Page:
“The Magical Maze”, written by Ian Stewart, is a mathematical book that isn’t any close to textbooks that we are supposed to read for school purposes. The target audience of this book is not only for great mathematicians either. Whoever in this world with whatever level of math education they received are able to read this book. Maybe you, who’s reading this review right now, might love this book more than I do!

What is this book about, exactly?

Based on the little description written on the cover of this book, “Seeing the world through mathematical eyes”, is enough to describe the author’s purpose. The author is explaining thoroughly, about the little things that we might miss about the world. The little things that could be seen differently in mathematical perspectives. Inside, the author brings readers into the “magical maze”, a concept where imagination and our thinking is more or less like a maze. This maze is divided into ‘junctions’ and they’re filled with series of puzzles which gets complicated the more and more you wander in the ‘maze’.

What is interesting about this book?

In my opinion, the series of puzzles presented in different junctions are very interesting, as the author explains the ‘mystery’ (or, basically how it works) to the readers. You might have seen a puzzle similar to those presented, but do you know how it works? Do you know how to solve it? Do you see what others see? The author guides and provides readers many examples of different cases to each and every one of the puzzles. Many of them could be mind-blowing once you understand fully about both the puzzle itself and how it works.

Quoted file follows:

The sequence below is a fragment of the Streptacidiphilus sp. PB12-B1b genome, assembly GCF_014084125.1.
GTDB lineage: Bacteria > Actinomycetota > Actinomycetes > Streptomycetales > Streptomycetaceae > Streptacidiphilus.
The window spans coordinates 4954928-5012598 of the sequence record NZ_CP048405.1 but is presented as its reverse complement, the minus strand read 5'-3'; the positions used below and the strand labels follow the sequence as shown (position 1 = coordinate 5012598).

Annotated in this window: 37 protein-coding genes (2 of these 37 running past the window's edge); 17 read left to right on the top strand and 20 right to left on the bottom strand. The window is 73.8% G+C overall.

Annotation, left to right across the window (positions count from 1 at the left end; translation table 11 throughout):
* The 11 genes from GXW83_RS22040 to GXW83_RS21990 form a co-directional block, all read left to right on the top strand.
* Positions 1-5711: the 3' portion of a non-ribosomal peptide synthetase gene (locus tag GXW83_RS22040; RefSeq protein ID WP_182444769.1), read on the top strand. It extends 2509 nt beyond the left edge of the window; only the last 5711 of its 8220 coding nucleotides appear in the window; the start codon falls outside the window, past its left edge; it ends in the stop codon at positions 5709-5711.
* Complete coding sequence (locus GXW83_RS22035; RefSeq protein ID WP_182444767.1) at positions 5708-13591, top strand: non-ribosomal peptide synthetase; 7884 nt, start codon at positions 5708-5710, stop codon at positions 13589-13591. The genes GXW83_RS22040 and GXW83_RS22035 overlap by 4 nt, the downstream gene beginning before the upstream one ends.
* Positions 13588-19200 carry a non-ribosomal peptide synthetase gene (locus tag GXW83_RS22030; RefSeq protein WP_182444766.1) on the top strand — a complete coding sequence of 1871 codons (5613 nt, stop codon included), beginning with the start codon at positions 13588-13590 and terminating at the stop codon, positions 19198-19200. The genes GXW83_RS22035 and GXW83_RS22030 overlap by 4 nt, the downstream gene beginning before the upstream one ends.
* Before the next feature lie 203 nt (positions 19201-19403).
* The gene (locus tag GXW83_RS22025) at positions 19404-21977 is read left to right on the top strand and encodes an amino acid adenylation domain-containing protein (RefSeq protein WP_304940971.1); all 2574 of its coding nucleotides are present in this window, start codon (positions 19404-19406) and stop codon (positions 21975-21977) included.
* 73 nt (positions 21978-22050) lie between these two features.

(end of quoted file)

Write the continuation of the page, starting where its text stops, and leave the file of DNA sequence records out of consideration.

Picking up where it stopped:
For example, I personally liked “The Mysterious Nine”. I’ve never heard such puzzle, and I thought it would be just another boring, obvious puzzle, but turns out a fascinating pattern is hidden and I would never thought about such idea! Another example would be the fibonacci sequence and the golden rule is connected to the beauty of nature. Who would’ve thought that the number of flower petals always came in the numbers of fibonacci sequence?

Some things to keep in mind when reading this book

Some puzzles are very complicated and lengthy, therefore it is normal for some readers to spend a little more time than others to re-read some junctions in order to understand fully about it. In my opinion in passage two, about “The Minotaur’s Advice”, I think a roleplay is going on and it is confusing at first, I didn’t know what was going on. But after spending a little more time on it, I understood about it more.

Why should you read this book?

The author wrote this book in first person, the simplest of all perspectives. As you read through the pages, you can imagine him talking and explaining directly and personally to you. Therefore, this book is very easy to understand no matter how good or bad your Maths are. Your Maths grade from school is not a reason to not read this book. Also, as mentioned a lot of times in this review, the author EXPLAINED. WITH EXAMPLES. YOU will eventually understand. Just like in the paragraph before, it is completely normal if you had to re-read some parts and spend a little more time.

TL;DR Easy & Interesting.